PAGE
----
From a rep perspective, it’s most impactful when they understand why this data point is valuable, measurable, and will move the business forward. 

    Again, the main goals for successful CRM adoption are showing the rep ease of use and value.


    activity tracking - no more data entry

    Integrations and data

    This is also the point where your company and your Map My Customers customer success team can explore additional system integrations. Maybe you’re using an ERP system to track orders. Or another CRM from a previous rollout. Or your task planner and calendar of choice. This is a great time to start bringing your tech stack together.

    With consistent data coming in, you can also start to draw insights from your sales team. Specifically, you’ll begin seeing what it is that makes a top rep, a top rep. Details like: who your top reps see, when they see them, the kinds of visits they make and how they use Map My Customers can start to tell your sales process story.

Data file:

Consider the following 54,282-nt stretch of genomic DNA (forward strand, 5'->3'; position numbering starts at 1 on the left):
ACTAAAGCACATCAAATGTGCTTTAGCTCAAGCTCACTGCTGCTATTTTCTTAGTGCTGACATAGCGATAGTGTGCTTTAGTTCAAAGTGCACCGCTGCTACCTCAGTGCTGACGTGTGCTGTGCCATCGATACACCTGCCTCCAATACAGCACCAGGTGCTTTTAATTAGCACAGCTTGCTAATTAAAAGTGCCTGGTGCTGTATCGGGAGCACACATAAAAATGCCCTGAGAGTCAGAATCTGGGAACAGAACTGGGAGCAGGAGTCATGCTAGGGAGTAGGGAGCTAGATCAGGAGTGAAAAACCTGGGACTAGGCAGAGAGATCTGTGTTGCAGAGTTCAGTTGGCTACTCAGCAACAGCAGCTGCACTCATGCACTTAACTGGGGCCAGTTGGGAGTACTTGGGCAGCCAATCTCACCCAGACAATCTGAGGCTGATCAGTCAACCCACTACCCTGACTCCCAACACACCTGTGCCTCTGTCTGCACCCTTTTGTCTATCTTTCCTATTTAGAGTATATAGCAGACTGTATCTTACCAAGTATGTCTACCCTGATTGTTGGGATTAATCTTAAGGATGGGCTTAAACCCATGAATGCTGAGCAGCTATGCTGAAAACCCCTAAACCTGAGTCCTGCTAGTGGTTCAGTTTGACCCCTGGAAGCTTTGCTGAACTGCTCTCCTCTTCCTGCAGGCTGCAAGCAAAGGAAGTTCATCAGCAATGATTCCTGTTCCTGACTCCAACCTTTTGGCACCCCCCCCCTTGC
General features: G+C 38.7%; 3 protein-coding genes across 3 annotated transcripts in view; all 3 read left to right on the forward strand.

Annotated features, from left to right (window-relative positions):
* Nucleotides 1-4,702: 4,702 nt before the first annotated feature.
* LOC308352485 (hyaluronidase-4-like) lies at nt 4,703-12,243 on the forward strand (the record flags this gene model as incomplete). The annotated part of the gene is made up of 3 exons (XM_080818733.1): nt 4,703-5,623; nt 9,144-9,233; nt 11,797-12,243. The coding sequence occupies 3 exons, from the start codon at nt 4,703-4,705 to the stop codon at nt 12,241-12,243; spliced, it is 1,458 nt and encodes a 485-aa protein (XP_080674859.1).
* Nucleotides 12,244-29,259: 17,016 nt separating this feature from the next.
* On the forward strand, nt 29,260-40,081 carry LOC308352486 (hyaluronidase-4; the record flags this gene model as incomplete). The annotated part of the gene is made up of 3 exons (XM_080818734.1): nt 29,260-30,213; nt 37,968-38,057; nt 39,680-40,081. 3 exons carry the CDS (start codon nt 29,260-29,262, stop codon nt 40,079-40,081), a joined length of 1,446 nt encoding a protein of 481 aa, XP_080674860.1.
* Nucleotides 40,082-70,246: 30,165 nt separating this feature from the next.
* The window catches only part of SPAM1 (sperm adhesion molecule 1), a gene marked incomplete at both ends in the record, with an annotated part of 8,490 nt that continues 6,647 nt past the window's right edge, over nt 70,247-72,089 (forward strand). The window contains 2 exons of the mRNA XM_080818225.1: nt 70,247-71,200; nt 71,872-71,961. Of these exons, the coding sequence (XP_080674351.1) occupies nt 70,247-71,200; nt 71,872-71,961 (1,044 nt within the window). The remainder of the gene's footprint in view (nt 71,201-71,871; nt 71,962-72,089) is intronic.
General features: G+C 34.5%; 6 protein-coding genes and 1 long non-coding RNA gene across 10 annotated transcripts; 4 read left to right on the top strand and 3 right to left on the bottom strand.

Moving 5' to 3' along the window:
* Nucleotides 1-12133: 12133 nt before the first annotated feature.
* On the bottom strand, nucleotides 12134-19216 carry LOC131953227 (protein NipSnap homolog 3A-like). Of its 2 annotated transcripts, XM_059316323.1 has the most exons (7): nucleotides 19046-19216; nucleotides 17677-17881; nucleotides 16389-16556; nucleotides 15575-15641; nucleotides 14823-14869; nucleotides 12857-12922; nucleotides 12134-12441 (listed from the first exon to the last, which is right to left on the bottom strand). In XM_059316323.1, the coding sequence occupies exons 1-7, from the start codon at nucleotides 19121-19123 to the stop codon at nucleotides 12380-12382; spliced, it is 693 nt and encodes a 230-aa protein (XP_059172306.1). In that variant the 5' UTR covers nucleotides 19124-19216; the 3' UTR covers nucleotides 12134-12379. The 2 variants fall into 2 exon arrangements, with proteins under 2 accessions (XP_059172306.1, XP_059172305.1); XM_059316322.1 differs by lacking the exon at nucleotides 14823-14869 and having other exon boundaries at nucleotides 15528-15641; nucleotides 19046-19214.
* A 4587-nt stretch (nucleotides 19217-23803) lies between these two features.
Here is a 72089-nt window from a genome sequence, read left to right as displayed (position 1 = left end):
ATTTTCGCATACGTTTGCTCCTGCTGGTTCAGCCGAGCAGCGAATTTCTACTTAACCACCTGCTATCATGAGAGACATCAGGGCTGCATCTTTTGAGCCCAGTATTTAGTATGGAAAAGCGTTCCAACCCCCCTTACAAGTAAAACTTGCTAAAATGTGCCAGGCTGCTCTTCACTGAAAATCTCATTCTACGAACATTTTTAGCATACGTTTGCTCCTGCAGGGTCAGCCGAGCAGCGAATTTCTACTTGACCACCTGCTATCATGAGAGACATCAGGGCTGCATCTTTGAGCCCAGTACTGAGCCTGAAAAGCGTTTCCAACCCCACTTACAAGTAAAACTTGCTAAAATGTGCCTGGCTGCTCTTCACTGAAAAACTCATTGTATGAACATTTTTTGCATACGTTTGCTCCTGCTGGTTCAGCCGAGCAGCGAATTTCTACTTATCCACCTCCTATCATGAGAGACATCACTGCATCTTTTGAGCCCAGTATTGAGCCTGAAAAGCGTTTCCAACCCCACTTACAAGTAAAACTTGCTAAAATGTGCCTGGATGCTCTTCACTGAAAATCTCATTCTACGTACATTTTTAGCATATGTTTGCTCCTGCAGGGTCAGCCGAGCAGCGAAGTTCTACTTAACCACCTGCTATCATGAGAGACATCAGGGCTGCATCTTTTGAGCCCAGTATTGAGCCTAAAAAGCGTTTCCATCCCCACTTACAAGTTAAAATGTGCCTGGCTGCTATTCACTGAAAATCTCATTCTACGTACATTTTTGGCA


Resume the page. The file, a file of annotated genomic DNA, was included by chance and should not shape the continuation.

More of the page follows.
From there, your sales managers can start to roll this same process out to the rest of the sales team.

    They can start funneling insights to lower performing reps, like:

    1. If you talk to this job title at this time and discuss X, Y, Z product features, you’re more likely to get a second call.
    2. Here’s how you can get in the door with more decision makers.
    3. If you drive across your territory this way, you can see 20% more accounts in a month.
    4. If you use Map My Customers this way, you can see more leads while visiting existing customers. 

    In the walk stage, the sales manager is getting visibility into what’s working, which means they’re uncovering ways for their team to be more effective in the field. Sales leaders say Map My Customers moves them away from managing and towards coaching and leading.

    “I don’t like managing people, I like leading people.

    And so for me to police my reps or to make sure you’re like to say you have to log your calls, it’s a waste of everyone’s time.

    So let’s figure out how this is valuable for all of us. And then we’ll just do it.”

    – Kevin Dunbrack, COO, McCarthy & Sons Veterinary Supply and Map My Customers evangelist

    Field Sales Leadership Guide podcast, Episode 6

    The run stage

    By this stage, you’re 6+ months into a CRM rollout. Your reps consistently log activities. Your systems speak to each other. And your sales leadership team is starting to draw important insights from outside sales activities.